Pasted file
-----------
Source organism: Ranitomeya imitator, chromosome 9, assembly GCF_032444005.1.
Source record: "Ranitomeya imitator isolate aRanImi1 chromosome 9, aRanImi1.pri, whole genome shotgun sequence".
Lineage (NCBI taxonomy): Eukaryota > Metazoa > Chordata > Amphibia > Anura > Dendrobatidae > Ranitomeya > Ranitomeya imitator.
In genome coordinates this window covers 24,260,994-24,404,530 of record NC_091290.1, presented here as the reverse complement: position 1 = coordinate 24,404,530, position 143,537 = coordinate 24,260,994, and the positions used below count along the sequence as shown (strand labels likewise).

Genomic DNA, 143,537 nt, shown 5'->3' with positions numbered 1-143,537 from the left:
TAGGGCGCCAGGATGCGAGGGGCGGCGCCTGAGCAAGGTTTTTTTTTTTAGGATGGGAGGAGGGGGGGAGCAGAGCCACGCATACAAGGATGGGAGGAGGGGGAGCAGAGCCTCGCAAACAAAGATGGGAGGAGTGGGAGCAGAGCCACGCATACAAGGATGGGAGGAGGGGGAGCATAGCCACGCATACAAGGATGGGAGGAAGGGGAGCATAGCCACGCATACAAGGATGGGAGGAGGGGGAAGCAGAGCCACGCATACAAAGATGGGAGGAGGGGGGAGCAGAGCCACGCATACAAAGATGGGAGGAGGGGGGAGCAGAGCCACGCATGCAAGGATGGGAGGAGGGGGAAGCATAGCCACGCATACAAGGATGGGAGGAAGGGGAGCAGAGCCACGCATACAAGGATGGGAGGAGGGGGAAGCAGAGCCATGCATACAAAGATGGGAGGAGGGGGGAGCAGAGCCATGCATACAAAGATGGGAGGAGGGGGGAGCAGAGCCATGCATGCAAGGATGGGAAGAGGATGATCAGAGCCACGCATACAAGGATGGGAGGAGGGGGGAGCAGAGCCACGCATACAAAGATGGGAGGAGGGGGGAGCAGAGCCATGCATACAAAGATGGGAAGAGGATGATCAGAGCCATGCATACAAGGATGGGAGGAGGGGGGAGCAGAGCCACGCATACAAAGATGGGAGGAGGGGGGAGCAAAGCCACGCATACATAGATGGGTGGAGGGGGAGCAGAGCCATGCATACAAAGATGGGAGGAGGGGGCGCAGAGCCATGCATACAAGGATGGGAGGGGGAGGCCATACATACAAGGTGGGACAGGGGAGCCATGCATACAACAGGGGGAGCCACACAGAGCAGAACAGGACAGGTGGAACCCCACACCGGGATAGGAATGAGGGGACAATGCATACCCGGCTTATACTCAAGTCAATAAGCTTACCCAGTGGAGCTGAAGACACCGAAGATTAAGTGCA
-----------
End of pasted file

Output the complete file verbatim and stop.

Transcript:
Source organism: Ranitomeya imitator, chromosome 9, assembly GCF_032444005.1.
Source record: "Ranitomeya imitator isolate aRanImi1 chromosome 9, aRanImi1.pri, whole genome shotgun sequence".
Lineage (NCBI taxonomy): Eukaryota > Metazoa > Chordata > Amphibia > Anura > Dendrobatidae > Ranitomeya > Ranitomeya imitator.
In genome coordinates this window covers 24,260,994-24,404,530 of record NC_091290.1, presented here as the reverse complement: position 1 = coordinate 24,404,530, position 143,537 = coordinate 24,260,994, and the positions used below count along the sequence as shown (strand labels likewise).

Genomic DNA, 143,537 nt, shown 5'->3' with positions numbered 1-143,537 from the left:
TAGGGCGCCAGGATGCGAGGGGCGGCGCCTGAGCAAGGTTTTTTTTTTTAGGATGGGAGGAGGGGGGGAGCAGAGCCACGCATACAAGGATGGGAGGAGGGGGAGCAGAGCCTCGCAAACAAAGATGGGAGGAGTGGGAGCAGAGCCACGCATACAAGGATGGGAGGAGGGGGAGCATAGCCACGCATACAAGGATGGGAGGAAGGGGAGCATAGCCACGCATACAAGGATGGGAGGAGGGGGAAGCAGAGCCACGCATACAAAGATGGGAGGAGGGGGGAGCAGAGCCACGCATACAAAGATGGGAGGAGGGGGGAGCAGAGCCACGCATGCAAGGATGGGAGGAGGGGGAAGCATAGCCACGCATACAAGGATGGGAGGAAGGGGAGCAGAGCCACGCATACAAGGATGGGAGGAGGGGGAAGCAGAGCCATGCATACAAAGATGGGAGGAGGGGGGAGCAGAGCCATGCATACAAAGATGGGAGGAGGGGGGAGCAGAGCCATGCATGCAAGGATGGGAAGAGGATGATCAGAGCCACGCATACAAGGATGGGAGGAGGGGGGAGCAGAGCCACGCATACAAAGATGGGAGGAGGGGGGAGCAGAGCCATGCATACAAAGATGGGAAGAGGATGATCAGAGCCATGCATACAAGGATGGGAGGAGGGGGGAGCAGAGCCACGCATACAAAGATGGGAGGAGGGGGGAGCAAAGCCACGCATACATAGATGGGTGGAGGGGGAGCAGAGCCATGCATACAAAGATGGGAGGAGGGGGCGCAGAGCCATGCATACAAGGATGGGAGGGGGAGGCCATACATACAAGGTGGGACAGGGGAGCCATGCATACAACAGGGGGAGCCACACAGAGCAGAACAGGACAGGTGGAACCCCACACCGGGATAGGAATGAGGGGACAATGCATACCCGGCTTATACTCAAGTCAATAAGCTTACCCAGTGGAGCTGAAGACACCGAAGATTAAGTGCA